Comcast, Netflix and Why Municipal Networks Matter

Comcast is apparently a bit of a slow learner. After getting publicly smacked about for tinkering with bitTorrent, they’ve really stepped in it now by messing with Netflix. The audience is much bigger than the guys running protocol analyzers on their connections; you’ve gone and upset regular folks too. (How do you see that one working out?) Unfortunately, this is playing out as badly as anyone can hope.

Comcast is unfortunately trying to realize the dream of Ed Whitacre by essentially double-dipping for data at a time when bandwidth is so cheap you can almost afford to give it away. Imagine if the phone company tried to charge you for making a call and the recipient on another phone network for receiving it. Can you imagine the uproar and outrage at attempting to bill someone that’s not even their customer? That’s what Comcast is essentially doing, trying to charge both sides of the transaction instead of providing you the service you already paid for.

Comcast’s economic arguments also don’t hold up. Paying any more than 1.5 cents per GB would be exorbitant for a company of their size, so your generous 250GB cap is really just shy of $4/mo in bandwidth. (I’m sure it’s much less than that, especially after you remove on-net traffic, but let’s use an unrealistically high number.) Meanwhile, they’re hitting most of us up for $60/mo in access. Even factoring in the cost of on-network transport, general overhead, and so forth, Comcast is coming out with fat sacks full of cash money at the end. It’s hard to feel sorry for them or empathize with their position.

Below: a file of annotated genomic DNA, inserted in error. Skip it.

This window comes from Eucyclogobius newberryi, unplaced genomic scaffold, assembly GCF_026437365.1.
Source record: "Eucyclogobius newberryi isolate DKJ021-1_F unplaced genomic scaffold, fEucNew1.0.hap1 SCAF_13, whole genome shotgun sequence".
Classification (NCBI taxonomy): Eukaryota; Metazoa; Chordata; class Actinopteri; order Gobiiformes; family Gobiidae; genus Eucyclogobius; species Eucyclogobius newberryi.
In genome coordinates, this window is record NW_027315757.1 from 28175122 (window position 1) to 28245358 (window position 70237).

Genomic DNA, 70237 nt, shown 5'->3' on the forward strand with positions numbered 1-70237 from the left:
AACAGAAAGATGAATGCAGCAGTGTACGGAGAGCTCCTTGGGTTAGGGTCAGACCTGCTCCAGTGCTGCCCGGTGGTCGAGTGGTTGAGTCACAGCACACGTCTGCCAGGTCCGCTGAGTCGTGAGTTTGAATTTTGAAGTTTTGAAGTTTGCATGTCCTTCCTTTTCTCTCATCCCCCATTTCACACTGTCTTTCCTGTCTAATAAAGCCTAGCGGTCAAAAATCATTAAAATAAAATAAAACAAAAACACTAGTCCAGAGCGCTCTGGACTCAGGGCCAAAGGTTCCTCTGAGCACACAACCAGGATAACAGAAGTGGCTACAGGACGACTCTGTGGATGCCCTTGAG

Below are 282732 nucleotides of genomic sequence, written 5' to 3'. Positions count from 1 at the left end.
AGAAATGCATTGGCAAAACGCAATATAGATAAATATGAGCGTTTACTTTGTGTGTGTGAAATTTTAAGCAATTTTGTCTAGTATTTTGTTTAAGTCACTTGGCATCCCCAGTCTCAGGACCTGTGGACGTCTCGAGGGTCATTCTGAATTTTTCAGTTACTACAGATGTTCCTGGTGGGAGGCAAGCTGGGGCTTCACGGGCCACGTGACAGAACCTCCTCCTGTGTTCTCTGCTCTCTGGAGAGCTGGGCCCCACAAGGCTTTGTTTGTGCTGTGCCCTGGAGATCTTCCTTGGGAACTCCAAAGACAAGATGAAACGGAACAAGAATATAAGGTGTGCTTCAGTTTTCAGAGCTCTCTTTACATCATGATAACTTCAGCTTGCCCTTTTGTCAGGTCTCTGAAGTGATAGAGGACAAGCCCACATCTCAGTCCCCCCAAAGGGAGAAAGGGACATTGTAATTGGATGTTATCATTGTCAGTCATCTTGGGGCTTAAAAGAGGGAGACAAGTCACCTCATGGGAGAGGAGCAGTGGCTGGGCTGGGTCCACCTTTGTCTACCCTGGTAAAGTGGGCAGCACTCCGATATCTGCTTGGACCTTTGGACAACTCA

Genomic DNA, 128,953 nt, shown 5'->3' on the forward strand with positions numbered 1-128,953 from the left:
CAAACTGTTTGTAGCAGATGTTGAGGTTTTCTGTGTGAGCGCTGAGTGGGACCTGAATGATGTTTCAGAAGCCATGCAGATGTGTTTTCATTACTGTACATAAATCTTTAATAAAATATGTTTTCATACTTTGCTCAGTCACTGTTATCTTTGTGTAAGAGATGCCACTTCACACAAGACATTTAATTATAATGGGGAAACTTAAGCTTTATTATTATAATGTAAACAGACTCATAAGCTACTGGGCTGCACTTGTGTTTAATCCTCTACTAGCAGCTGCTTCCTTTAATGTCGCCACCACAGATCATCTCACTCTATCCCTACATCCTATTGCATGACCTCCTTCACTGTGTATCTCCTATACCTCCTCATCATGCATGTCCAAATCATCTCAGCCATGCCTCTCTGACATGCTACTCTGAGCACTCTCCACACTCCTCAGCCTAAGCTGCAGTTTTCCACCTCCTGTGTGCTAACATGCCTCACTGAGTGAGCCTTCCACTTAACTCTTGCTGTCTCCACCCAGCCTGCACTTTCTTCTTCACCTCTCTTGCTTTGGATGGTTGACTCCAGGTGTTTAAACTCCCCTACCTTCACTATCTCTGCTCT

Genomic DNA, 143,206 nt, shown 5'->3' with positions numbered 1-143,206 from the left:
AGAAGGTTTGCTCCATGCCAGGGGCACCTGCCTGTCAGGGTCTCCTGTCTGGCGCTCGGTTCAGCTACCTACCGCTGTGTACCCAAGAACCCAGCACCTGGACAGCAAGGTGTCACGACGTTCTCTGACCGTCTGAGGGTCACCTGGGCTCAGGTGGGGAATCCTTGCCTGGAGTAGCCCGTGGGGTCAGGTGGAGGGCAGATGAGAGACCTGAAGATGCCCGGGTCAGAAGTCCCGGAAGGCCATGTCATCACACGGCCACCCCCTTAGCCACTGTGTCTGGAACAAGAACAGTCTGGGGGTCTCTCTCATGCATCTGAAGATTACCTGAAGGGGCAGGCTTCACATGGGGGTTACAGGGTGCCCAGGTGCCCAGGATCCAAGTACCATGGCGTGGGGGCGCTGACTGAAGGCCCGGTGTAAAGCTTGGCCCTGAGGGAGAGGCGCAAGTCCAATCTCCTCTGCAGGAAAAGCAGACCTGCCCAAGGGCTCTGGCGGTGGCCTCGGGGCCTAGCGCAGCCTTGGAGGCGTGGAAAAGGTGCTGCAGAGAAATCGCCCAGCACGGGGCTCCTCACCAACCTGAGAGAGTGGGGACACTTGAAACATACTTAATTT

The only reason any of this matters is because the competitive landscape is so poor in the US that you can potentially be left without any broadband options. If Comcast wins this round and Qwest follows suit, what then? Most of us have only those two options. Mobile broadband already comes with caps so low (and often signals just as weak) that they don’t provide a viable alternative. I can burn through 5GB in just a couple of days. The short version is that we could be looking at a market that responds not to any customer need, but to the demand for more and more money.

Sadly, the most vocal solution is to ask the FCC to keep on pushing for network neutrality regulations. That’s a big mistake. Net neutrality enforced by FCC fiat and subject to change with the occupant of the White House is no more a protection against badly-behaving ISPs than a screen door at keeping a burglar out of your home. Any “protection” that can change with the political winds is no protection at all.

No, what we need is real retail ISP competition. If Comcast thought this would result in an exodus of their customer base, they wouldn’t even try it. But they don’t, and they’re right. Many customers jumped to Comcast because, amazingly, the phone company was worse. Some don’t have any other options for broadband. It’s a captive customer base and until customers can truly vote with their pocketbooks, they will continue to push these anti-customer policies.